RESULTS
Crystallization of TA53–107-TolAIII Complex

Initially, we were unable to obtain crystals of TolAIII in complex with a polypeptide of ColA expressing residues 1–107 (TA1–107). Disorder analysis of the sequence of TA1–107, using the RONN program (46), showed that the N terminus of ColA containing the TolB box (residues 11–20) is disordered (4749), whereas a region containing residues 52–97, predicted to contain the TolAIII binding region of ColA (50), was ordered (supplemental Fig. S1). The TA53–107 polypeptide produced from the thrombin cleavage of TA1–107 (see “Experimental Procedures”) and lacking the TolB box was able to form a stable complex with TolAIII with a binding affinity of 1.34 ± 0.008 μM (data not shown). However, only tiny protein crystals grew from crystallization screens of the TA53–107-TolAIII complex. High entropy residue analysis of TolAIII was performed by using a surface entropy reduction prediction server (51), which predicted five high entropy surface lysine residues in four clusters (supplemental Fig. S2). The reductive methylation of lysine residues has previously been reported to be a valuable rescue strategy for obtaining diffraction-quality crystals from proteins found previously difficult to crystallize (30). Crystals of a complex of selenomethionine-labeled TolAIII and TA53–107 proteins, which was methylated before crystallization, appeared in the orthorhombic space group P21212, with one TolAIII and one TA53–107 polypeptide in the asymmetric unit and a solvent content of 58%.

Crystal Structure of TA53–107-TolAIII Complex

The structure consists of residues 329–421 of TolAIII and residues 57–105 of TA53–107, 26 water molecules, and one Tris ion (Fig. 1). Only Lys-351 of TolAIII was methylated in the TA53–107-TolAIII complex. The structure was refined to a resolution of 2.65 Å with the Rfactor and Rfree being 24.4 and 27.3%, respectively (Table 1). The structure of TolAIII consists of three α-helices and three β-strands with a short helix between the first α-helix and the first β-strand. There are two small β-sheets in TA53–107 located in its C and N terminus, respectively, each composed of two β-strands connected by a hairpin. Thus the structure of TA53–107 is like a skipping rope with two small β-sheets at the C terminus and N terminus acting as the two handgrips of the rope. The N-terminal β-sheet forms four intramolecular hydrogen bonds, whereas the C-terminal β-sheet forms eight, all of them formed between the backbone atoms. The β-sheet at the C terminus of TA53–107 forms an intermolecular antiparallel β-sheet with the three β-strands of TolAIII. The remainder of TA53–107, mainly between the two small β-sheets, forms a hairpin and loops. Therefore, the complex forms a five β-strand sheet, with the α-helices of TolAIII on one side and the N-terminal small β-sheet, together with the hairpin and loops of TolA box, on the other side of the five β-strand sheet of the complex (Fig. 1). There are no similar structures to that of TA53–107 available in the PDB database from search results using the Dali server.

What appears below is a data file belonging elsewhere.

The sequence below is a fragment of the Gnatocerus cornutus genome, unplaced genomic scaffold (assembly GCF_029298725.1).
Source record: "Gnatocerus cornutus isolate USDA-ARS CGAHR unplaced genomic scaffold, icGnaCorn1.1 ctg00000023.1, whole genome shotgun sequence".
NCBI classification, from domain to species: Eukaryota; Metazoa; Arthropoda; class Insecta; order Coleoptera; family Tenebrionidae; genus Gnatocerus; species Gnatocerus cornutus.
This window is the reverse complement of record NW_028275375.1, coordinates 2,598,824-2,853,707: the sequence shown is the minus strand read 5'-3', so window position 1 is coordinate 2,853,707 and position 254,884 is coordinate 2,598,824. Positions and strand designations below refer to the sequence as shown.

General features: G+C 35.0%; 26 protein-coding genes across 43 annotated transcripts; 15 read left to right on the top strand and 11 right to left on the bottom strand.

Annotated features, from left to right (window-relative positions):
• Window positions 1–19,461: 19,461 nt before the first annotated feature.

Binding Interface between TA53–107 and TolAIII

The binding interface between TA53–107 and TolAIII buries a total surface area of 1303 Å with TolAIII and TA53–107 contributing 683 and 620 Å, respectively. The buried surface area is in the range of 1200–2000 Å that has been observed for most heterodimeric protein-protein complexes (52, 53). The calculated shape complementarity index, (Sc) (54) is 0.72, which is higher than that of high affinity protein-protein complexes such as the colicin E3 DNase-Im3 and colicin E9 DNase-Im9 complexes, indicating a high level of complementarity between TolAIII and TA53–107 in the complex. The interactions between TolAIII and TA53–107 encompass mainly electrostatic interactions and hydrophobic/apolar contacts. There are six direct hydrogen bonds between residues 92–96 of TA53–107 and residues 375–380 of TolAIII with the two protruding side chains Arg-92 and Arg-96 from TA53–107 forming hydrogen bonds with Pro-380 and Leu-375 of TolAIII (Fig. 2, supplemental Table S1). A water molecule mediates three hydrogen bonds between Phe-94 of TA53–107 and Asp-377 of TolAIII. The crystal structure of the TA53–107-TolAIII complex indicates that the minimum size of the TolAIII binding region of ColA consists of residues 58–96, rather than the previously described residues 52–97 (50), which is still larger than the TolAIII binding region of colicin N (55).

Mutational Analysis of Interface Residues of TA53–107-TolAIII Complex